From where former Governor Marc Racicot sits on a sunny Wednesday afternoon at his home outside of Missoula, the world of Montana politics looks more unrecognizable than he ever could have imagined.
Racicot calls the current moment one “between the autumn and winter” of his life. At the age of 74, the former governor and his wife, Theresa, spend most of their time acting as parents to five adult children and grandparents to a plethora of grandchildren, who are now scattered across the Mountain West. Racicot admits, with a laugh, that the house is far too big for just him and Theresa, and would be better suited for a young family with a few horses. As the sun streamed through the windows of Racicot’s living room, the former governor recalled his extensive career in Republican politics, one that spanned the distance between Helena and Washington, D.C., and the time between the early Nixon years and the end of the second Bush administration.
It’s a career that, until recently, Racicot assumed had faded from the limelight.
Yet, Marc Racicot’s name reemerged on the political landscape when the Montana Republican State Central Committee on Feb. 16 approved a resolution officially rebuking Racicot for “action to damage, undercut, and defeat the efforts of the elected officials of the MTGOP and the Republican Party in general.” The resolution, which condemned Racicot for his endorsements of Democrat Monica Tranel in the 2022 House Congressional race, Ingrid Gustafson in the 2022 Montana Supreme Court race, Joe Biden in the 2020 Presidential race, and Justice Ketanji Brown Jackson in her nomination to the United States Supreme Court, asserted that Racicot “is not considered by the MTGOP to be a Republican” and “does not have the support” of the party. Don “K” Kaltschmidt, chairman of the Montana Republican Party and a prominent Flathead Valley car dealership owner, signed the letter on behalf of the party.
“We notify all Republican Central Committees and Republicans statewide to recognize the potential irreparable harm actions taken by this high-profile individual may have done or may do in the future to the State of Montana, its citizens, and the Republican Party,” the letter stated.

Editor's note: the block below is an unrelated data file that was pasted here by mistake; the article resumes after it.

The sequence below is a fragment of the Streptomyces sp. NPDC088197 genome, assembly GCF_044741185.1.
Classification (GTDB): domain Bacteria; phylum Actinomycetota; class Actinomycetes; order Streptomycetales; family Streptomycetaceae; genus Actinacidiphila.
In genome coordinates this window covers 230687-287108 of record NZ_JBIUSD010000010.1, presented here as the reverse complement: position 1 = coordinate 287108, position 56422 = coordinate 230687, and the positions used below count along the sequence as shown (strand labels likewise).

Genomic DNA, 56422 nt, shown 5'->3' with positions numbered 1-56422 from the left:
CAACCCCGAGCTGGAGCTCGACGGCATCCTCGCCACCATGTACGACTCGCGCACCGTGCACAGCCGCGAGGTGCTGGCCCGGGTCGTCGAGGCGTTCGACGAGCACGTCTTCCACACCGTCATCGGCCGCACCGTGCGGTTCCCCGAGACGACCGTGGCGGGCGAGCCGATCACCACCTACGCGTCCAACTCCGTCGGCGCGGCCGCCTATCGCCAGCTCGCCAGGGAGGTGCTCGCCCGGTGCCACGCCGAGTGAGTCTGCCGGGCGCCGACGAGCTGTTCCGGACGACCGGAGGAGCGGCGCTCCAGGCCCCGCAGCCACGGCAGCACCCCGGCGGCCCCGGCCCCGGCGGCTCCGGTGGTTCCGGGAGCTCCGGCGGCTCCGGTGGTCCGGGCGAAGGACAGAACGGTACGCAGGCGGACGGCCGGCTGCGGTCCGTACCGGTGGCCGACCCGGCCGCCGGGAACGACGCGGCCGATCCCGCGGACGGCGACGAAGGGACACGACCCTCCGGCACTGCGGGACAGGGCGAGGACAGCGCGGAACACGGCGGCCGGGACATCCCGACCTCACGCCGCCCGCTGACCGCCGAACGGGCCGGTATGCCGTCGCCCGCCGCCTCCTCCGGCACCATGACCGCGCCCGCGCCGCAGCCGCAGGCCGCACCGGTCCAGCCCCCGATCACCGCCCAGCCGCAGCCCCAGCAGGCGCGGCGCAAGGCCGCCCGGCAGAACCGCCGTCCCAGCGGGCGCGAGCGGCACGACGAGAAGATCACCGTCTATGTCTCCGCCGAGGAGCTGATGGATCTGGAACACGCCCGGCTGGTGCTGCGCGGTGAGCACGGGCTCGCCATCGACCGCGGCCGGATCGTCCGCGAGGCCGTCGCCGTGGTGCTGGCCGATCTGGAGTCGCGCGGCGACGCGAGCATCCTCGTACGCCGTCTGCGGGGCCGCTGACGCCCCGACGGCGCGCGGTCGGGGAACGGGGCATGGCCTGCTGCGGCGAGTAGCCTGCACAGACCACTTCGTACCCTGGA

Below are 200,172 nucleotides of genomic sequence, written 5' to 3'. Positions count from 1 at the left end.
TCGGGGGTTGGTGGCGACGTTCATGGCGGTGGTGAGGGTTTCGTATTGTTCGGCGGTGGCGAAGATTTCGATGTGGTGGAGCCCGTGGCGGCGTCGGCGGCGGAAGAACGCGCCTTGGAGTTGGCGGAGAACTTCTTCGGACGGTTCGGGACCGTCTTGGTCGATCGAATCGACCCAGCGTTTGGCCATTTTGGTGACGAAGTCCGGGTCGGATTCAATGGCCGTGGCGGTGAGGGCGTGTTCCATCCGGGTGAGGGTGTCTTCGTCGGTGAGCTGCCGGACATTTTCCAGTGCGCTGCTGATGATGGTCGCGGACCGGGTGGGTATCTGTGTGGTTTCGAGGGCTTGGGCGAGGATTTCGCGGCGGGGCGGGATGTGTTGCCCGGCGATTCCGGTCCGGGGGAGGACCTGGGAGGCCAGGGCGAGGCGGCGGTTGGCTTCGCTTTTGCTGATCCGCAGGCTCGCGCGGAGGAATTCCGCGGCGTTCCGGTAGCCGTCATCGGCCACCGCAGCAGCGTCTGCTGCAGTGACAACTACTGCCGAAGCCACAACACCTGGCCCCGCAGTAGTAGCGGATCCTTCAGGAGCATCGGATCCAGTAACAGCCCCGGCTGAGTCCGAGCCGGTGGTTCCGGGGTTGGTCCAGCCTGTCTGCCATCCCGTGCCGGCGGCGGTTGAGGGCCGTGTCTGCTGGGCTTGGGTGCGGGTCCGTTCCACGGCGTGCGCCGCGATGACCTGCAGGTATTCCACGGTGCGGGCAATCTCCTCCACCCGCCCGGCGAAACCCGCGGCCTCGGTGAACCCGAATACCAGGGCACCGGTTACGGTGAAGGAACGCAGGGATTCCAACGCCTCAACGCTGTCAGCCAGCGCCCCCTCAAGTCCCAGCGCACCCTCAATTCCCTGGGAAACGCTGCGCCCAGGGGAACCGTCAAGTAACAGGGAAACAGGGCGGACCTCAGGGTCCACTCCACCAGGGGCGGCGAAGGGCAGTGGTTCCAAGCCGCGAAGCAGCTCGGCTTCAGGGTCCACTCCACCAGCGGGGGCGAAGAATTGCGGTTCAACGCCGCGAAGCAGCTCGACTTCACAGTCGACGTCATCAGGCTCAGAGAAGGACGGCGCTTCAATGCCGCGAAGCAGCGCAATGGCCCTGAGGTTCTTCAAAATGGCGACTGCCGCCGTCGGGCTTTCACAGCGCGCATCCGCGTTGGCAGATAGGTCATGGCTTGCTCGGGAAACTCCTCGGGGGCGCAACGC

The committee’s condemnation of Racicot arrived shortly after a delegation of Republican lawmakers from Flathead County reprimanded two freshmen legislators for supporting a rules package in the state House of Representatives that would “reduce power” of the Republican supermajority “in the name of being ‘fair’ to our minority colleagues,” according to a letter from the delegation.
The excommunication of Racicot came as a surprise not only to the former governor, but to those who remember Racicot as a fiscal conservative, a staunch ally of George W. Bush and an advocate for deregulation and business interests. For many who lived through Racicot’s involvement in the 2000 Florida election recount, as well as his tenure as Montana Governor and chairman of the Republican National Committee, the notion that the politician “is not considered … to be a Republican” signaled a startling assertion by the Montana GOP, a party that appears to be increasingly at odds with itself as party leaders appear eager to erase the waning remnants of its strong bipartisan history — one that was etched over decades by figures like Racicot himself. In the wake of the censure, Racicot looked back at the political career that built him, and ahead toward the murky future of the party to which he once belonged.
After graduating from Carroll College in 1970 and the University of Montana Law School in 1973, Racicot entered the Judge Advocate General’s Corps of the United States Army, where he was stationed as a prosecutor in West Germany. Racicot was discharged from the Army as a captain in 1976, after which he returned to Montana to serve first as a deputy county attorney for Missoula County, and then a special prosecutor for the state.